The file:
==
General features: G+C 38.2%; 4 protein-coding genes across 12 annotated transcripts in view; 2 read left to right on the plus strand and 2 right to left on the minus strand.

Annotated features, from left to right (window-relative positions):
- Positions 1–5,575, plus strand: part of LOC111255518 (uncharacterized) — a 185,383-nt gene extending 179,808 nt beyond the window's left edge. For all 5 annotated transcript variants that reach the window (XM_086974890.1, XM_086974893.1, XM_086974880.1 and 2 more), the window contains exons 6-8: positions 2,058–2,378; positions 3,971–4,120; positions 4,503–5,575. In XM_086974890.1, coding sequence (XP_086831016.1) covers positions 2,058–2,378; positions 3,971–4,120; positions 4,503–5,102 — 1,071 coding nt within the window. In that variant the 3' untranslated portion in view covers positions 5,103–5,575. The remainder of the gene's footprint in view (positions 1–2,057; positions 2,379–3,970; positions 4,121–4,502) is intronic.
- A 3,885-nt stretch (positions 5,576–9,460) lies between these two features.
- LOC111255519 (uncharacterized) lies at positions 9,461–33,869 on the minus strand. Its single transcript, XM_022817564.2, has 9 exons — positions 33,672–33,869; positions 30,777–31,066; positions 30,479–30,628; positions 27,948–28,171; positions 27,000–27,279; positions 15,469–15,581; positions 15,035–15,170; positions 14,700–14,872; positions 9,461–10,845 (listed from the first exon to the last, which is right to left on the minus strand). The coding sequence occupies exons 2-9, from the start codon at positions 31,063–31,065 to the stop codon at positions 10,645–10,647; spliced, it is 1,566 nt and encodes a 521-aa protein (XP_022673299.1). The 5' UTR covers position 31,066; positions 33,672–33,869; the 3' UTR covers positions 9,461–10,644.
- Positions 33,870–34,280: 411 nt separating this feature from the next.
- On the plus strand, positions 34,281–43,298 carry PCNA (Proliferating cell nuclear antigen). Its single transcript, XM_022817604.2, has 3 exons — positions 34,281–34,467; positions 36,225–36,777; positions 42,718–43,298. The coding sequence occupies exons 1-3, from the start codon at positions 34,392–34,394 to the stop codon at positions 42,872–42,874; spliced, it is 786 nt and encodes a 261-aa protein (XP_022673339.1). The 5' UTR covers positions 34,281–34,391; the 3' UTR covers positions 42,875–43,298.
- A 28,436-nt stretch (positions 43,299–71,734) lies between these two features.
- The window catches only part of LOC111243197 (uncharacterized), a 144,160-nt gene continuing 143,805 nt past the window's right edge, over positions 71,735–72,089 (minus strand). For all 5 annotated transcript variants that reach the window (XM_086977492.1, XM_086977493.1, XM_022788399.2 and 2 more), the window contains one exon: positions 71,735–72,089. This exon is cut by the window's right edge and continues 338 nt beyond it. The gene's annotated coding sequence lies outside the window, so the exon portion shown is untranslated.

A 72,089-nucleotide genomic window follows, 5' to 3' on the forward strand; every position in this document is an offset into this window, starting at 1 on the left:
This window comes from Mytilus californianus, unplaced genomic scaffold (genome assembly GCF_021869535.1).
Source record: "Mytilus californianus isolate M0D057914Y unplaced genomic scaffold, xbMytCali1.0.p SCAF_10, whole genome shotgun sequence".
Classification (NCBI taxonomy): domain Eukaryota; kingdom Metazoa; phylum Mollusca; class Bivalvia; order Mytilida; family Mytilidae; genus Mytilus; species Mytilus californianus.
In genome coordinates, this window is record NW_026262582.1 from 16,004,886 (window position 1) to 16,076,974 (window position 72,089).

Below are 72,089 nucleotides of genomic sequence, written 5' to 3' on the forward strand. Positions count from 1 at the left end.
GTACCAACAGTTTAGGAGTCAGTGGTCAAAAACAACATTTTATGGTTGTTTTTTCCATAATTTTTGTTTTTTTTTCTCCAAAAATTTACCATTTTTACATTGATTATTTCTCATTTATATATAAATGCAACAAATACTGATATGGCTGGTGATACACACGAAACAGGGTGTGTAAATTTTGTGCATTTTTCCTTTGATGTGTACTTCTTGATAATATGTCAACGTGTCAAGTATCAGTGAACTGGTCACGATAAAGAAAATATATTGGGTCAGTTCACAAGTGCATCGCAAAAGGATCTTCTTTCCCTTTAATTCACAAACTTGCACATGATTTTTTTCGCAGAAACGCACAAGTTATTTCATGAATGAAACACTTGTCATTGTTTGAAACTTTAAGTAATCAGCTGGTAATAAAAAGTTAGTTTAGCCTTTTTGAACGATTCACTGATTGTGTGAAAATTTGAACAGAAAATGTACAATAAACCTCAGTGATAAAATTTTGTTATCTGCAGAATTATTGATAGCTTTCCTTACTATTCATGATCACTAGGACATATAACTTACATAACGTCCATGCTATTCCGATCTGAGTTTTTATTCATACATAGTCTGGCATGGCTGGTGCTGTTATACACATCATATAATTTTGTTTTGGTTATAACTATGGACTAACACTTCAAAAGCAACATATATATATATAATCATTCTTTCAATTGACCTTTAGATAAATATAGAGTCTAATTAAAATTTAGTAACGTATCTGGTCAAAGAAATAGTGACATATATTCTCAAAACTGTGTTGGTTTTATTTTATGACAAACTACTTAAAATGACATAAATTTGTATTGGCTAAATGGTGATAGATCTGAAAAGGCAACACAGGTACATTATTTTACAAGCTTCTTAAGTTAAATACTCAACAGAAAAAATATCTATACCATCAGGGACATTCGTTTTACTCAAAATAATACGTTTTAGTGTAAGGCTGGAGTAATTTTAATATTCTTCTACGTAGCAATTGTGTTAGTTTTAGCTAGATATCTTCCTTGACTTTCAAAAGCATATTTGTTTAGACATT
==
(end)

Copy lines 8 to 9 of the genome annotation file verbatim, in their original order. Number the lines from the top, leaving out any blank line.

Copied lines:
- A 28,436-nt stretch (positions 43,299–71,734) lies between these two features.
- The window catches only part of LOC111243197 (uncharacterized), a 144,160-nt gene continuing 143,805 nt past the window's right edge, over positions 71,735–72,089 (minus strand). For all 5 annotated transcript variants that reach the window (XM_086977492.1, XM_086977493.1, XM_022788399.2 and 2 more), the window contains one exon: positions 71,735–72,089. This exon is cut by the window's right edge and continues 338 nt beyond it. The gene's annotated coding sequence lies outside the window, so the exon portion shown is untranslated.